Published in: on October 8, 2009 at 6:49 am  Comments (1)  

Genesis

It was mid-winter in ’89. I was fresh out from a eight year stint in a tiny federal prison tucked away in an even tinier corner of Oklahoma. Being that I’m from The Emerald City, and my family was long gone, or had ostracized me, I didn’t have a lot of options at the time. I lived under an underpass about four miles outside the facility for what must have been a week, but felt like a year. Life is terribly slow and boring when you sleep all day with nothing but berries and grass to eat. Not such a bad diet now, but it was miserable at the time.

I had absolutely no idea where I was, so I followed the highway north into the first settlement I stumbled upon. Eight miles and twenty two hours later, I walked into the limits of my new playground. Quill, as it was so wonderfully name, was a town of what seemed to have a populous of around two thousand. I could see a marquee. This made me very happy. Any town with a theater is satisfactory.

It didn’t take long to find a job. As I was walking into town, I looked over at a lady in a bright yellow sundress. She was coming out of a small grocery store-gas station hybrid, purse and baby in tow. Following in her wake was an older gentleman, pushing sixty. Slicked back platinum hair. It didn’t look to be any type of hair product doing the slicking, rather oil and days of skipping over it in the shower.

As he put the last of the three bags into Mrs. Yellowdress’ station wagon, he put his hands on the small of his back, arched it, and winced in pain. He seemed, from afar, to have a pretty strong build that was far from that of a brittle old man. Opportunity knocks. He would probably quit or would at least maybe want to take some time off for his ailing back.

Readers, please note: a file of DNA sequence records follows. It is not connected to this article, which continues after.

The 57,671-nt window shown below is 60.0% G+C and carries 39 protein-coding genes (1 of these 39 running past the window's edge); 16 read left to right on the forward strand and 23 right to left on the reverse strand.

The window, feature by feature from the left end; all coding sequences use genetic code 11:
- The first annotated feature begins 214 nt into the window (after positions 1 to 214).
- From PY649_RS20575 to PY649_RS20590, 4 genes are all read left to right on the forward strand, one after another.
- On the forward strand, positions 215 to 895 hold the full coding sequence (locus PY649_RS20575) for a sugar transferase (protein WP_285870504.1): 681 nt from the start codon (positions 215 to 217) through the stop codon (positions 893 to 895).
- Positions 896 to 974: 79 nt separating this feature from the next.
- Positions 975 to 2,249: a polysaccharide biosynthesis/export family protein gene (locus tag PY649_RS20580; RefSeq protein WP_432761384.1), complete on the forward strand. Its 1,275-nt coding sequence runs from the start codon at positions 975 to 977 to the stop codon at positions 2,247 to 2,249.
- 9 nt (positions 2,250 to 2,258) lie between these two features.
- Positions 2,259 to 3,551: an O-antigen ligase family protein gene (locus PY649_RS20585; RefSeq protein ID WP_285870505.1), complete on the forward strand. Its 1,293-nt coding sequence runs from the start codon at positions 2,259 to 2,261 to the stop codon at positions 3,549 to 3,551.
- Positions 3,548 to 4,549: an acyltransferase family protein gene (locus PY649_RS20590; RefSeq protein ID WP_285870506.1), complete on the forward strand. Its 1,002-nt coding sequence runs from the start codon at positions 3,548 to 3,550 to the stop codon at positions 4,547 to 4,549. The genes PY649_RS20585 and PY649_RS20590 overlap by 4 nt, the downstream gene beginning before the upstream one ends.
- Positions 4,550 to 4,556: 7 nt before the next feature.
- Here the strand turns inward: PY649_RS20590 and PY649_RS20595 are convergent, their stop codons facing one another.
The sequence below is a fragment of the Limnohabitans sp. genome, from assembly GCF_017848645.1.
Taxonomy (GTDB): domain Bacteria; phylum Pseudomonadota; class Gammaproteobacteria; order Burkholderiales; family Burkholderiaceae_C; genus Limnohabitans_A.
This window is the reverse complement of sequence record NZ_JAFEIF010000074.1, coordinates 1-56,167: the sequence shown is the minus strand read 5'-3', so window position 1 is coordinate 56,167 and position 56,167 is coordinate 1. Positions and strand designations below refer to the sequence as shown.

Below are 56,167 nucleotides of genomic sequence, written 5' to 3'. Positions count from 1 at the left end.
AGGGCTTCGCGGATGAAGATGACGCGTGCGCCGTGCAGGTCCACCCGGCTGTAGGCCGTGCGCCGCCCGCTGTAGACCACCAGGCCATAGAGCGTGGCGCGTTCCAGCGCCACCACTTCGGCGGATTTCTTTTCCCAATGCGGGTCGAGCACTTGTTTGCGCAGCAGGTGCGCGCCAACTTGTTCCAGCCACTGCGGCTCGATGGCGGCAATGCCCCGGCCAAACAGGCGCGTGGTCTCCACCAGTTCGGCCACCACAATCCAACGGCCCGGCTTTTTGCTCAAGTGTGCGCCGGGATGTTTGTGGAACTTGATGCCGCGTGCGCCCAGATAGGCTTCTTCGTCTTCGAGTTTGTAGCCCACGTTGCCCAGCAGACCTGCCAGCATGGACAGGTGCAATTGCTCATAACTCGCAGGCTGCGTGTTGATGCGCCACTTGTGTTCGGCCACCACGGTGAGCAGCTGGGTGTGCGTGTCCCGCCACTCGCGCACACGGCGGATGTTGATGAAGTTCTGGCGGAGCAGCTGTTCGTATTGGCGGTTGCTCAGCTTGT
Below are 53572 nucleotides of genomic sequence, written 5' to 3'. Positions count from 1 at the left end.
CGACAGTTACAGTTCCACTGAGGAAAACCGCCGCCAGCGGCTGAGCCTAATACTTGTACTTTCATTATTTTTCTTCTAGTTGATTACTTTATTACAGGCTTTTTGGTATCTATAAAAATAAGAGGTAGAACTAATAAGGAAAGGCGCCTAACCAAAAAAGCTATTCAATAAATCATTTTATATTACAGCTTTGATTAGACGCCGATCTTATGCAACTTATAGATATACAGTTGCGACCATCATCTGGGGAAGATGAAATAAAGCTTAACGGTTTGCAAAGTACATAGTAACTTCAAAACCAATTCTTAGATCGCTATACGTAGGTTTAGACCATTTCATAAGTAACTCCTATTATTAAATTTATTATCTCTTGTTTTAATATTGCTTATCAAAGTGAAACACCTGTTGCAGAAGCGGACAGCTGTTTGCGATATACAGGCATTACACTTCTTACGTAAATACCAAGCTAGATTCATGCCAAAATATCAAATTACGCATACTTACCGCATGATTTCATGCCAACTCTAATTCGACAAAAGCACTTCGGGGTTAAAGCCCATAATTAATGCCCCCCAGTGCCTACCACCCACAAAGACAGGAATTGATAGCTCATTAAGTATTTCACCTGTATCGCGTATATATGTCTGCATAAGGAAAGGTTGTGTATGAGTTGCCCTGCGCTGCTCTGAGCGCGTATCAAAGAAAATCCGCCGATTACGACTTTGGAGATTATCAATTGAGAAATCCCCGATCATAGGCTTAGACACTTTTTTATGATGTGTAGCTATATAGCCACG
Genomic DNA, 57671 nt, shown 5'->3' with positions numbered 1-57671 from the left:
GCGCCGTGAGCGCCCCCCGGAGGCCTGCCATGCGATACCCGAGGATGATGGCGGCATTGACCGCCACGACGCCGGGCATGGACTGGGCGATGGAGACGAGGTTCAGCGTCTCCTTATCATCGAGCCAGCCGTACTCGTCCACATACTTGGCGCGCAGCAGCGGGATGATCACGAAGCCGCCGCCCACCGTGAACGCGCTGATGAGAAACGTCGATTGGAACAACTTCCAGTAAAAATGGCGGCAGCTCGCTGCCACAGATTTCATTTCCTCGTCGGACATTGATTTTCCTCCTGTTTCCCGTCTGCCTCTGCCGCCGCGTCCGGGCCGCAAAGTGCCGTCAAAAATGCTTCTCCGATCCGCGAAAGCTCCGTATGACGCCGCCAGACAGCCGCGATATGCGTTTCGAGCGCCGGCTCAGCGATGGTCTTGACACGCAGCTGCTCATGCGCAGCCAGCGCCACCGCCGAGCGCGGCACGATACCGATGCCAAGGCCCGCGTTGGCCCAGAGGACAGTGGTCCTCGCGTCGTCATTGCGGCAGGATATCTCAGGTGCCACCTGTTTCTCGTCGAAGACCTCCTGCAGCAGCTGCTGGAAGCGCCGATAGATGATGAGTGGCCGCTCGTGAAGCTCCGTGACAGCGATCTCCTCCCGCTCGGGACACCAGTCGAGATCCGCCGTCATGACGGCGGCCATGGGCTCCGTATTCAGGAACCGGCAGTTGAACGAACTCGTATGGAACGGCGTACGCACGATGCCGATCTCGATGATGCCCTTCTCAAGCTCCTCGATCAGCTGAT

The old man hobbled back in to the store as I finished my cigarette. I gave him a little time to tell his boss what had happened, and that a younger, more flexible young man should carry out groceries in his stead. So I lit up another smoke. This one was far more enjoyable than the first.

The store appeared to be void of employees upon entering, so I walked around for a couple of minutes, perusing the goods. I began my journey near a large green rack laden with a multitude of chips. Chips bore me to death, so I searched for the only respectable part of gas stations, or grocery stores, or whatever the hell you call grocery stores with gas pumps. Magazines. I was approaching the rack when Mr. Weakback came out of a small hole in the back, which I presumed to be the office.

“What can I do ya’ for?” He let out with a grimace.

“I…I…w-was w-wondering if you needed any help.” damned tongue doesn’t work most days.

“Are you a chiropractor.”

“I-I d-d-don’t think so.”

“I’ll probably have to drive into Tulsa next week.”

I’m glad he said that. That’s really why I walked into the store. To hear some old fart give me his memorandum for the month. He didn’t answer my initial question and that bugs me beyond belief. He began reading the newspaper on the counter which he had been taken away from by Mrs. Yellowdress. Maybe it was Ms. Yellowdress. Although she did have a baby and this is the bible belt. She looked very respectable. Probably a Mrs. Although she could be widowed making her a Ms. Regardless, I was still pissed off at this old coot.